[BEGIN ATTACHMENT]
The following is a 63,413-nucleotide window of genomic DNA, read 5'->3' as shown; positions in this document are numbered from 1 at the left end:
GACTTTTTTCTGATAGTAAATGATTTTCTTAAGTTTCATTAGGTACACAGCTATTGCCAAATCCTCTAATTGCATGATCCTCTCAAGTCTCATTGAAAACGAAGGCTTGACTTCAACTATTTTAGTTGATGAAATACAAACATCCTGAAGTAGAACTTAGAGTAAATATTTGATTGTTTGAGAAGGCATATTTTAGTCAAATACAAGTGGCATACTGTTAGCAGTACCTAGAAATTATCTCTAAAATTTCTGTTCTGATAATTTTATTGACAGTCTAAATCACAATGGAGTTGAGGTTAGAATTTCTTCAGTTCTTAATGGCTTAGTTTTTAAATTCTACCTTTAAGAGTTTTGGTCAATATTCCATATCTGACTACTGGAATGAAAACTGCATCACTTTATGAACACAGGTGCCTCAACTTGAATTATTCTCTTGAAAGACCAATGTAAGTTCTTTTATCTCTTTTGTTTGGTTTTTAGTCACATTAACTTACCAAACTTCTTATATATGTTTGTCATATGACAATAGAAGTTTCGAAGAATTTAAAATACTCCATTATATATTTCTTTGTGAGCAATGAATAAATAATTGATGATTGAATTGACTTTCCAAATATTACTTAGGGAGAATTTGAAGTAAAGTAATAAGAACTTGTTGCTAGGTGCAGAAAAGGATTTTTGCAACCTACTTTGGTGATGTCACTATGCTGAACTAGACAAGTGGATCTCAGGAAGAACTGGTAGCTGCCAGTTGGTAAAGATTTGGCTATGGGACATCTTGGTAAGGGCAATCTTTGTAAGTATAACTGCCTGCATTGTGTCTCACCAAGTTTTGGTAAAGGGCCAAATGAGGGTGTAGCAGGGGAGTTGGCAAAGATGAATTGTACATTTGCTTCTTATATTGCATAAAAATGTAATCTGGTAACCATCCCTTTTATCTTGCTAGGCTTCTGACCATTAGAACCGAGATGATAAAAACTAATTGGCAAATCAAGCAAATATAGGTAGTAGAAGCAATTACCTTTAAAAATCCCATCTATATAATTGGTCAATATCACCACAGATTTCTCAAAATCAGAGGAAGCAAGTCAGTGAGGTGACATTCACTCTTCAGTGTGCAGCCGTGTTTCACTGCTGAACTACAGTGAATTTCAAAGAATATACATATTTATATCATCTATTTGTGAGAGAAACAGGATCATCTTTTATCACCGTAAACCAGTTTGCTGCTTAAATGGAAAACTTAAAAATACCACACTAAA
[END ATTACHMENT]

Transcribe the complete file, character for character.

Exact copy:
The following is a 63,413-nucleotide window of genomic DNA, read 5'->3' as shown; positions in this document are numbered from 1 at the left end:
GACTTTTTTCTGATAGTAAATGATTTTCTTAAGTTTCATTAGGTACACAGCTATTGCCAAATCCTCTAATTGCATGATCCTCTCAAGTCTCATTGAAAACGAAGGCTTGACTTCAACTATTTTAGTTGATGAAATACAAACATCCTGAAGTAGAACTTAGAGTAAATATTTGATTGTTTGAGAAGGCATATTTTAGTCAAATACAAGTGGCATACTGTTAGCAGTACCTAGAAATTATCTCTAAAATTTCTGTTCTGATAATTTTATTGACAGTCTAAATCACAATGGAGTTGAGGTTAGAATTTCTTCAGTTCTTAATGGCTTAGTTTTTAAATTCTACCTTTAAGAGTTTTGGTCAATATTCCATATCTGACTACTGGAATGAAAACTGCATCACTTTATGAACACAGGTGCCTCAACTTGAATTATTCTCTTGAAAGACCAATGTAAGTTCTTTTATCTCTTTTGTTTGGTTTTTAGTCACATTAACTTACCAAACTTCTTATATATGTTTGTCATATGACAATAGAAGTTTCGAAGAATTTAAAATACTCCATTATATATTTCTTTGTGAGCAATGAATAAATAATTGATGATTGAATTGACTTTCCAAATATTACTTAGGGAGAATTTGAAGTAAAGTAATAAGAACTTGTTGCTAGGTGCAGAAAAGGATTTTTGCAACCTACTTTGGTGATGTCACTATGCTGAACTAGACAAGTGGATCTCAGGAAGAACTGGTAGCTGCCAGTTGGTAAAGATTTGGCTATGGGACATCTTGGTAAGGGCAATCTTTGTAAGTATAACTGCCTGCATTGTGTCTCACCAAGTTTTGGTAAAGGGCCAAATGAGGGTGTAGCAGGGGAGTTGGCAAAGATGAATTGTACATTTGCTTCTTATATTGCATAAAAATGTAATCTGGTAACCATCCCTTTTATCTTGCTAGGCTTCTGACCATTAGAACCGAGATGATAAAAACTAATTGGCAAATCAAGCAAATATAGGTAGTAGAAGCAATTACCTTTAAAAATCCCATCTATATAATTGGTCAATATCACCACAGATTTCTCAAAATCAGAGGAAGCAAGTCAGTGAGGTGACATTCACTCTTCAGTGTGCAGCCGTGTTTCACTGCTGAACTACAGTGAATTTCAAAGAATATACATATTTATATCATCTATTTGTGAGAGAAACAGGATCATCTTTTATCACCGTAAACCAGTTTGCTGCTTAAATGGAAAACTTAAAAATACCACACTAAA